Ã‚Â© 2007 Brian L. Hawkins
EDUCAUSE Review, vol. 42, no. 1 (January/February 2007): 76
Brian L. Hawkins is President of EDUCAUSE. Comments on this article can be sent to the author at email@example.com and/or can be posted to the Web via the link at the bottom of this page.
To every thing there is a season, and a time to every purpose under the heaven:
A time to be born, and a time to die; a time to plant, and a time to reap.Ecclesiastes 3:1–2
This Bible verse suggests that there are "times" for every purpose, but for many people, it can be challenging—if not impossible—to know just when those times are. In organizations, there are times to stay and times to go, and since I have reached a decision for myself that it is time to go, I thought I would share some of my ruminations on the subject.
My mentor once advised me that nobody should stay in the same job for more than seven years. He qualified that statement somewhat by adding that a person can have the same title and hold the same position for longer than that time period if the "job" changes. His point was that if you are doing precisely the same things, are caught up in the same routines, and are struggling with the same or similar challenges for a very long time, then your creativity will wane and your contributions will end. However, if the job changes and there are different phases of the position, if the job has taken on fundamentally new aspects and challenges, or if the demands of the position are expanded, then it is a new "job" and the "clock" on the seven years can restart. There are certainly many talented and effective individuals who have served in positions for two decades or more, but my experience has shown that these are folks who are constantly in the process of reinventing their positions and creating their own challenges instead of letting the position define or constrain them. On the other hand, there is the old adage about an employer who described one of her employees by saying: "He doesn't have twenty years of experience. He has one year of experience twenty times." In this latter scenario, the stagnancy of the employee's behavior would certainly have a negative impact on the organization, and probably on the motivation and satisfaction of the employee as well.
The challenge is to recognize that there is a fundamental reciprocity in an employment situation—an exchange that must be kept in balance. The employee needs to continue to make significant contributions, adapt to new situations, and remain vital. On the other hand, the organization has the obligation to allow these new challenges to be possible and to reward the employee's contributions. If either side becomes stale, or if the balance becomes uneven, the result is not good for the individual or the organization.
In an earlier phase of my career, as a young (probably overambitious) faculty member, I had a meeting with my first department chair about the staffing schedule for the following fall. He was having difficulties figuring out how to match the demand for courses with the skill sets of his faculty. In an attempt to help him with the challenge he was facing, I offered to teach a wide variety of different courses. He leaned back in his chair and said to me: "I appreciate your enthusiasm, but let me tell you that all of us have at most two courses in us. In your case, that is "Hawkins 1" and "Hawkins 2." After that, any course you teach is merely a combination of elements of those two courses." Although I was humbled a bit by this claim, over my career I learned that there was great truth in his analysis. Each of us has a finite and limited number of skills, abilities, and tricks that we are able to perform, and when those have been employed and used up, our work starts to become repetitious.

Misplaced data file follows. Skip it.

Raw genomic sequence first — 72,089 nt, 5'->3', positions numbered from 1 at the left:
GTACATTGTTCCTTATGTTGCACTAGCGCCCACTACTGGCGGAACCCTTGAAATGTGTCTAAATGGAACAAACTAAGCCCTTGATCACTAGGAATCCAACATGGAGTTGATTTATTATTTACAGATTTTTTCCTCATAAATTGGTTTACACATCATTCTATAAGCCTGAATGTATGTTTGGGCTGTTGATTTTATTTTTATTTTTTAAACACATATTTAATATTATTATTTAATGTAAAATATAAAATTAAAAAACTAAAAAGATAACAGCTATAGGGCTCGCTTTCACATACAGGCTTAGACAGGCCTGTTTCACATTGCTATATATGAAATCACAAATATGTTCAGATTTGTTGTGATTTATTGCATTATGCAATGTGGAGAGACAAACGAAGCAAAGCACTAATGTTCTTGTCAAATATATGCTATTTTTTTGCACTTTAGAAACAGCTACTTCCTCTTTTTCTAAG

When employees have exhausted what they have to offer, it is time for them to move on to a new environment, where they can apply their contributions in a different and challenging venue. Or they can hang on and stay too long, to the detriment of both themselves and the organization. Unfortunately, we've all seen examples of the latter case, when it is time for someone to take another position or, if older, to retire. As a youngster, I was a huge fan of Mickey Mantle's, but it was difficult to watch him in the final years of his career, when he had stayed too long. He did not perform the way he had in his prime, and he ended up damaging his legacy, causing his fans to wish he had hung up his cleats a bit earlier. Nobody should end a career that way. It is better to leave on a high note, and that is what I have tried to do.
I came to EDUCAUSE with the intent of staying five to seven years. But the first phase of the position involved merging two predecessor organizations into a single entity; then came a phase of ramping up services, programs, and policy efforts; then a phase of developing resources and services to support a culture of evidence; and most recently, a phase of establishing a set of steps through which EDUCAUSE will be a partner in developing efforts to assist in dealing with the "grand challenges" facing higher education. Now my time is approaching ten years, and I find myself starting to repeat elements of "Hawkins 1" and "Hawkins 2." In my heart, I know it is time for someone else, someone with a different set of skills, to lead this fine organization into the future, with its new technological and policy challenges. It has been an honor and a pleasure to serve the community in this position. I hope I haven't stayed too long.